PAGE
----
Jan 31 2017
City: Run high-speed rail through trench
By: Charles F. Bostwick
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PALMDALE - As California High-Speed Rail Authority officials take comments from the public on the latest route plans through the Antelope Valley, city officials are pushing for the design to be changed to run the 220-mph train through Palmdale in a trench rather than on the surface.
Putting the high-speed rail tracks in an open-topped trench - wide enough to contain Metrolink and Union Pacific tracks as well - would provide the simplest way for streets to cross the tracks, lessen the number of buildings that would have to be moved to make room for overpasses and reduce noise, officials said.
"We don't need another wall dividing our city," Mayor Jim Ledford said Monday. "The trench idea is designed to minimize what we see as potential problems."
The High-Speed Rail Authority's latest plan calls for the tracks through Palmdale and Lancaster to follow Sierra Highway and the existing Metrolink-Union Pacific railroad tracks. At about Avenue G-8, the tracks turn northwest, cross over the Antelope Valley Freeway just south of Avenue D and continue northwest to tunnel through the Tehachapi Mountains.
South of Palmdale, officials are studying three routes through the mountains to Burbank.
High-Speed Rail Authority reports say the plan for the route through Palmdale and Lancaster calls for the tracks to be "at grade," after consideration of elevated tracks was dropped at the request of Lancaster officials. Ledford said Palmdale officials have seen designs that show the "at grade" track built at ground level as well as on a raised embankment.
Putting the tracks in a trench is one of the options Lancaster officials want high-speed rail officials to consider through their city, Lancaster City Manager Mark Bozigian said.
"We're asking them to look into several options. One of the options includes trenching," he said.
High-speed rail officials are conducting public meetings this week in the Antelope Valley in preparation for naming a recommended route this spring for the 80-mile segment between Palmdale and Bakersfield.
Public hearings on a draft environmental impact report will be conducted before a final decision is made next year, officials said.
The route south of Palmdale to Burbank is being designed in a separate process, which also will involve public hearings on the draft environmental impact report.
Ledford has been a supporter for decades of the high-speed rail plan, which he says is necessary for the economies of the Antelope Valley and California. He said Monday he liked the analogy to California's freeway system made by a high-speed rail official at a public meeting Saturday in Rosamond.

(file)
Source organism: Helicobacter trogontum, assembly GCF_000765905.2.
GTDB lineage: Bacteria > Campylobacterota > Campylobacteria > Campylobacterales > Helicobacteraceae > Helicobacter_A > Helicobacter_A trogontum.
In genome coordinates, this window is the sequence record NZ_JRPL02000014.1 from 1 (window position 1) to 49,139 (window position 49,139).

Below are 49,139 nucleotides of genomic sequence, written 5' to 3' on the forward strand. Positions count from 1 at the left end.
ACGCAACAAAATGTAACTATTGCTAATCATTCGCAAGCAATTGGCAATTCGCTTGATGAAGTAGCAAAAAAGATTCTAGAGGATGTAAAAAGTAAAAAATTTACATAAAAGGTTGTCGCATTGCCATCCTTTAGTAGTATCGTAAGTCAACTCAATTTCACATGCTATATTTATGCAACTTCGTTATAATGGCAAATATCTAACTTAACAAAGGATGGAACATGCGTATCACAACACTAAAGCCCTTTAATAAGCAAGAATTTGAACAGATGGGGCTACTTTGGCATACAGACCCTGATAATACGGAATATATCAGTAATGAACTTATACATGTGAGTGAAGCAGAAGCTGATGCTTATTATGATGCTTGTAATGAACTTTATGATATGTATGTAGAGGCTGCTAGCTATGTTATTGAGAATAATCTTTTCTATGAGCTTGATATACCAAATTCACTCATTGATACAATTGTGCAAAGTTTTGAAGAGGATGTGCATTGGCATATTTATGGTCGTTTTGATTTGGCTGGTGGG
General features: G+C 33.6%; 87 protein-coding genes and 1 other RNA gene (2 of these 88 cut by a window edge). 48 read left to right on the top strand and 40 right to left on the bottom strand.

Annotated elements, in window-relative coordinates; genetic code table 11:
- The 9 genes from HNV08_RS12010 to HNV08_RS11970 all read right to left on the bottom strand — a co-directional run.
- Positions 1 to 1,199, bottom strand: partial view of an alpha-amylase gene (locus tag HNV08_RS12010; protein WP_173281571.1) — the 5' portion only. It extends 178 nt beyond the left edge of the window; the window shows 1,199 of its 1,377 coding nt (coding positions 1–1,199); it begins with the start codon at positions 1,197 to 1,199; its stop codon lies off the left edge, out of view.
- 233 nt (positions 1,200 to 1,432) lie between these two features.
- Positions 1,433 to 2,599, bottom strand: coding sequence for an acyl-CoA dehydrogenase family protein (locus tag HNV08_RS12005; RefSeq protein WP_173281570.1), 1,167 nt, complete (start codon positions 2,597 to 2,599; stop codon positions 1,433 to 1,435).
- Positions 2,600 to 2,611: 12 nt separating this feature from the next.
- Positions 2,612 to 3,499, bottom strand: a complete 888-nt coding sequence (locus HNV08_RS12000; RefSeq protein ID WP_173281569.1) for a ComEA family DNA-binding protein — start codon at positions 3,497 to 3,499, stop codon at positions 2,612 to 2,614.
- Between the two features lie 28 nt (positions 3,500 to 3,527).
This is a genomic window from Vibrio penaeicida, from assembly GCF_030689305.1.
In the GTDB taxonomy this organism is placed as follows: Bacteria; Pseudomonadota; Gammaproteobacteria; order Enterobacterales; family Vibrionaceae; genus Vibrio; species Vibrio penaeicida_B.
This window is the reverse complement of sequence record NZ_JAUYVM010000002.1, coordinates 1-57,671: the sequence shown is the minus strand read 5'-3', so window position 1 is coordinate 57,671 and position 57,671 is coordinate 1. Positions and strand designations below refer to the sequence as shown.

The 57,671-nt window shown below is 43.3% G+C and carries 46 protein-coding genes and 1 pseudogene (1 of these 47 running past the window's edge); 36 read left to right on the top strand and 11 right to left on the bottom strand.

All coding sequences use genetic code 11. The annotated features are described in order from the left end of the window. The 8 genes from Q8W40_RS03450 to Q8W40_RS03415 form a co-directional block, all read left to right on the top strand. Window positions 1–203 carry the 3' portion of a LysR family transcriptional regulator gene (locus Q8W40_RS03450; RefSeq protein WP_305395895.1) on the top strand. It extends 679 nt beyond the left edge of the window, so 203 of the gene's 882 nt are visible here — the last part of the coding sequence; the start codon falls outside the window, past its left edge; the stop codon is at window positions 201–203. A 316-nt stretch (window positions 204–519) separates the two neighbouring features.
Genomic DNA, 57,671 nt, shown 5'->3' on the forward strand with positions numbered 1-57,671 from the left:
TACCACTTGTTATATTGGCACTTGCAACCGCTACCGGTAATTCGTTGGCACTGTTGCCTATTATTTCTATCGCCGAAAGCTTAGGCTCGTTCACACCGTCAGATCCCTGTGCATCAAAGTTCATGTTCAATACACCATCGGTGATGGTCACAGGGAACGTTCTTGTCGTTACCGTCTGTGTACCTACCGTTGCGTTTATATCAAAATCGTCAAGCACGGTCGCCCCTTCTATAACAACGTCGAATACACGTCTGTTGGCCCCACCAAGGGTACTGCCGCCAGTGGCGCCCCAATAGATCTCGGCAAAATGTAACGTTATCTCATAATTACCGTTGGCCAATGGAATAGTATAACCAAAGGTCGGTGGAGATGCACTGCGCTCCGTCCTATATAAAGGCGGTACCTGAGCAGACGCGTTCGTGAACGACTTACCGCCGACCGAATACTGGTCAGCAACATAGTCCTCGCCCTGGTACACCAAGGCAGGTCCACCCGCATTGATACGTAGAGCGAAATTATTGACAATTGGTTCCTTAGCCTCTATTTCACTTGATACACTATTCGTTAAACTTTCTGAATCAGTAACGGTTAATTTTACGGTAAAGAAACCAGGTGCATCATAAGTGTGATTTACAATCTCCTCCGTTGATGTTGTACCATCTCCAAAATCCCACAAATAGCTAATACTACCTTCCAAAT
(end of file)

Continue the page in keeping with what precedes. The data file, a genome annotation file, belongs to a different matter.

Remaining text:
"The freeway system - if we didn't have that, we'd still be driving Sierra Highway to L.A.," he said.
Building the high-speed rail will cause disruption, but it is necessary to give the Valley a connection to Los Angeles, since the Antelope Valley Freeway already is crowded, he said.
Councilman Austin Bishop also said the high-speed rail seems necessary for the Valley.
"If anyone needs the rail more than any other city, it's us," Bishop said, adding that high-speed rail lines are in use around the world. "It's not that we're doing something's that's never been done."
Now estimated to cost $64 billion, the rail line is supported by Gov. Jerry Brown but opposed by federal officials including House Majority Leader Kevin McCarthy, a Bakersfield Republican whose district includes most of Kern County and part of the Antelope Valley.
Two weeks ago he called for its immediate scrapping after the disclosure of a federal report that said the first segment would cost 50% more than the previous estimate, though high-speed rail officials said in response that the report contained outdated information and was being mischaracterized.
High-speed rail officials acknowledge the state doesn't have enough money to complete the entire system from San Francisco to Anaheim, but hope private investors will participate after the trains start running.
The plan to build the first segment between north of Bakersfield and San Jose - on which construction is underway - was adopted last year because it was less expensive than building from Bakersfield through the Antelope Valley to Burbank.
Officials still have a goal of completing the line between Anaheim and San Francisco by 2029, meaning construction would start in this area in the early 2020s, with right-of-way acquisition before that.